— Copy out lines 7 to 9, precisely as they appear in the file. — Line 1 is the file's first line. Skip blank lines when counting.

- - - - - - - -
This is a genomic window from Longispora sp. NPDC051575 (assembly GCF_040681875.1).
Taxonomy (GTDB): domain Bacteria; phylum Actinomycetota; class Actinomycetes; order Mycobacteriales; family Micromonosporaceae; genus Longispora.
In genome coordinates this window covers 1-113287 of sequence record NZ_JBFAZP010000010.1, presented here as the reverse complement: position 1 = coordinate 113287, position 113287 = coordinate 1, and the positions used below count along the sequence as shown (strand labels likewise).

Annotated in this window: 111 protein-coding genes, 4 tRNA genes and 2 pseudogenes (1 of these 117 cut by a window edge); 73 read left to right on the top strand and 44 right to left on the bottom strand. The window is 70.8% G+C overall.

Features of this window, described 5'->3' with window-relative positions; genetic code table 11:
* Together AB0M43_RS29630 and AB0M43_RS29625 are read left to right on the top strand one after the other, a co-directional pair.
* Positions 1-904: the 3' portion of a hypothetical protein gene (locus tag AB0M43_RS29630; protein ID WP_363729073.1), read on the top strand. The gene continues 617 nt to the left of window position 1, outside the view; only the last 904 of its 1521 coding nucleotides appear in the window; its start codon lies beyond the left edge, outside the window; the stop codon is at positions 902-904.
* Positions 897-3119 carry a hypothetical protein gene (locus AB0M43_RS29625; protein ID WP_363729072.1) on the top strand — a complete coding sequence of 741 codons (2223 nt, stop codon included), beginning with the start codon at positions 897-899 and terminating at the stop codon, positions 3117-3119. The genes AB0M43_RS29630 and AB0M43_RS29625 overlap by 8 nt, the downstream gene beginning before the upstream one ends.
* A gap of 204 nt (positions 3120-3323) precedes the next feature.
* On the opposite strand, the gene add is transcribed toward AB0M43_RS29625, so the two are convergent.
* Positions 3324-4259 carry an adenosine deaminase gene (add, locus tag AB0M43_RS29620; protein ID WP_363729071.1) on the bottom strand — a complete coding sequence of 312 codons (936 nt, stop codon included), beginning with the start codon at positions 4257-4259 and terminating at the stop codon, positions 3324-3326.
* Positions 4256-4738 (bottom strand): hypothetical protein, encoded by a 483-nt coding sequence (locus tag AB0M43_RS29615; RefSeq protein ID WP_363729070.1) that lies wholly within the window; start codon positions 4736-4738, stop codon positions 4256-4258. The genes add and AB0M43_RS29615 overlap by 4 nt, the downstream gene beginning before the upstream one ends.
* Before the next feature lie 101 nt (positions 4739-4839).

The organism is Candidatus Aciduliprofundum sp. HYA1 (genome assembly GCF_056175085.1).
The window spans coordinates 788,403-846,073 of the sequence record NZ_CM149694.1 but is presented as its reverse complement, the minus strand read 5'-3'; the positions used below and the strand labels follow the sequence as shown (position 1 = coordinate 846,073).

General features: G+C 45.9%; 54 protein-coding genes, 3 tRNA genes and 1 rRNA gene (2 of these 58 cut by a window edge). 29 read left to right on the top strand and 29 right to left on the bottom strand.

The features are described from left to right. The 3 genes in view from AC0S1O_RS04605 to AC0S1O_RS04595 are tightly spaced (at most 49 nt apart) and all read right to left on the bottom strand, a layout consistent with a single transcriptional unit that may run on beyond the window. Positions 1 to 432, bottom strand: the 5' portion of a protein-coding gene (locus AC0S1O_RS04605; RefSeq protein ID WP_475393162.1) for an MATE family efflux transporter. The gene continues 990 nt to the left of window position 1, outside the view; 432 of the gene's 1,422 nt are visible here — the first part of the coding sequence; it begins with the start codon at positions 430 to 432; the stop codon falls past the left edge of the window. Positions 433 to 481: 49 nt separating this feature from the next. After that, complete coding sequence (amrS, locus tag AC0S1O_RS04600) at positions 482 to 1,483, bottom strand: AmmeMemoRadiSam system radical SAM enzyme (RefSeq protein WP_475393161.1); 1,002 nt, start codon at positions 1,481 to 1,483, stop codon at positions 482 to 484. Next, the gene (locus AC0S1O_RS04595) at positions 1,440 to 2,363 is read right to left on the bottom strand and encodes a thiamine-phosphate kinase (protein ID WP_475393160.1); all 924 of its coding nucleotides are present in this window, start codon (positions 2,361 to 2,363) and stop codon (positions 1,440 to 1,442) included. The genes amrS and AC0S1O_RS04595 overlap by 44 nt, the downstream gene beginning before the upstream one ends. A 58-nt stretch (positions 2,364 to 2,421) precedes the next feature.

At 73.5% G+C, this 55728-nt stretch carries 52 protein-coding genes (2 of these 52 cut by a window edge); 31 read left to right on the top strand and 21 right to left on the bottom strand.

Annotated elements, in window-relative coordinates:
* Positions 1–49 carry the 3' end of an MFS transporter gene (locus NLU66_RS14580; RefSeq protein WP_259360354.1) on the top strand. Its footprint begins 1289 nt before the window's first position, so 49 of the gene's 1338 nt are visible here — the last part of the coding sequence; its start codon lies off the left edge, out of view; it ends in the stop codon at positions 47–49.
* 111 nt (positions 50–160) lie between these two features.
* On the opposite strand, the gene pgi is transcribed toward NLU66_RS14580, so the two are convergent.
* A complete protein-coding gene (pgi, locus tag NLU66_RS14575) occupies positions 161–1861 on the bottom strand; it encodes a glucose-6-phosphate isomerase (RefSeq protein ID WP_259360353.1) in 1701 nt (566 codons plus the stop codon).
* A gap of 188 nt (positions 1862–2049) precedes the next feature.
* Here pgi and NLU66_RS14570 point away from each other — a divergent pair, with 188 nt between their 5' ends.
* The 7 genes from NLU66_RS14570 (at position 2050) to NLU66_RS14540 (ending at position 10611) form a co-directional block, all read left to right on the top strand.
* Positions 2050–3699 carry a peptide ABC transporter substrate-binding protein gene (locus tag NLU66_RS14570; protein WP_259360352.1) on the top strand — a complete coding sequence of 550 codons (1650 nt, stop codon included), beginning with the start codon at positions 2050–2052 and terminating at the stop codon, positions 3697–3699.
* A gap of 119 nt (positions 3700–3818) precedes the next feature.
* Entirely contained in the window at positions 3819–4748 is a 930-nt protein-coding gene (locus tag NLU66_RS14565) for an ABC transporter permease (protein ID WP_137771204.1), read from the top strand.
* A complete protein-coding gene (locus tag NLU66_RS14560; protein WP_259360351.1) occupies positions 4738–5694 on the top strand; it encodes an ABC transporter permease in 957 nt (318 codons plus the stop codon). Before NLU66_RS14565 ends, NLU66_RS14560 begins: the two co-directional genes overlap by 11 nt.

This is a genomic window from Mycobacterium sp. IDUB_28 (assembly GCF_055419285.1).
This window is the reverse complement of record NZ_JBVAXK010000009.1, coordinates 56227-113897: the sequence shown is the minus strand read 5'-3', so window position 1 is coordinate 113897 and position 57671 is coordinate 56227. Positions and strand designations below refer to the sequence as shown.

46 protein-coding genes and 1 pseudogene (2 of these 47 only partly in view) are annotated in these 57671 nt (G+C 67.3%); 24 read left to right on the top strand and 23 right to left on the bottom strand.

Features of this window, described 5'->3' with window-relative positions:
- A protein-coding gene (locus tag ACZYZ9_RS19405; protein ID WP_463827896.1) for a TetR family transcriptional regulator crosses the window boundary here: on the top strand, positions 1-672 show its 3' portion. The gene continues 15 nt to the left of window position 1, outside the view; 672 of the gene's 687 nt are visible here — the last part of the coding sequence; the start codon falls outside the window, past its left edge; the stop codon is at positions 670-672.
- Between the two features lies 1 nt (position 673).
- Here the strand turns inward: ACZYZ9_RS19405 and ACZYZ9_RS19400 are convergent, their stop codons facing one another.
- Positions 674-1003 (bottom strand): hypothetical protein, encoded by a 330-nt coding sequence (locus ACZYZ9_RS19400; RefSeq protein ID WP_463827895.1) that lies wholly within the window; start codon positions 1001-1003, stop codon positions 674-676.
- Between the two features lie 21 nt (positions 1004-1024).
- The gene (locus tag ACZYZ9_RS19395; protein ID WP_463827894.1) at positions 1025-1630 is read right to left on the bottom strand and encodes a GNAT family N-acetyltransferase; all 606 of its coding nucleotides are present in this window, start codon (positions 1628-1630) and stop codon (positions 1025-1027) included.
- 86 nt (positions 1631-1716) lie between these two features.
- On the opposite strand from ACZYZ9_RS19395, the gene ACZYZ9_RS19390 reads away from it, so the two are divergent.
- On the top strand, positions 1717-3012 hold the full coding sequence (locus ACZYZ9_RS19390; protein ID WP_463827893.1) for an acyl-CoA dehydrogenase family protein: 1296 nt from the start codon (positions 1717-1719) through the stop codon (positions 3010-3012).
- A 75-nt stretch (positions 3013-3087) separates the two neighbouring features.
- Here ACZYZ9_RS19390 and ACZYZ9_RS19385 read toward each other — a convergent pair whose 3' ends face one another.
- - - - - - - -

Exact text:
* Positions 1-904: the 3' portion of a hypothetical protein gene (locus tag AB0M43_RS29630; protein ID WP_363729073.1), read on the top strand. The gene continues 617 nt to the left of window position 1, outside the view; only the last 904 of its 1521 coding nucleotides appear in the window; its start codon lies beyond the left edge, outside the window; the stop codon is at positions 902-904.
* Positions 897-3119 carry a hypothetical protein gene (locus AB0M43_RS29625; protein ID WP_363729072.1) on the top strand — a complete coding sequence of 741 codons (2223 nt, stop codon included), beginning with the start codon at positions 897-899 and terminating at the stop codon, positions 3117-3119. The genes AB0M43_RS29630 and AB0M43_RS29625 overlap by 8 nt, the downstream gene beginning before the upstream one ends.
* A gap of 204 nt (positions 3120-3323) precedes the next feature.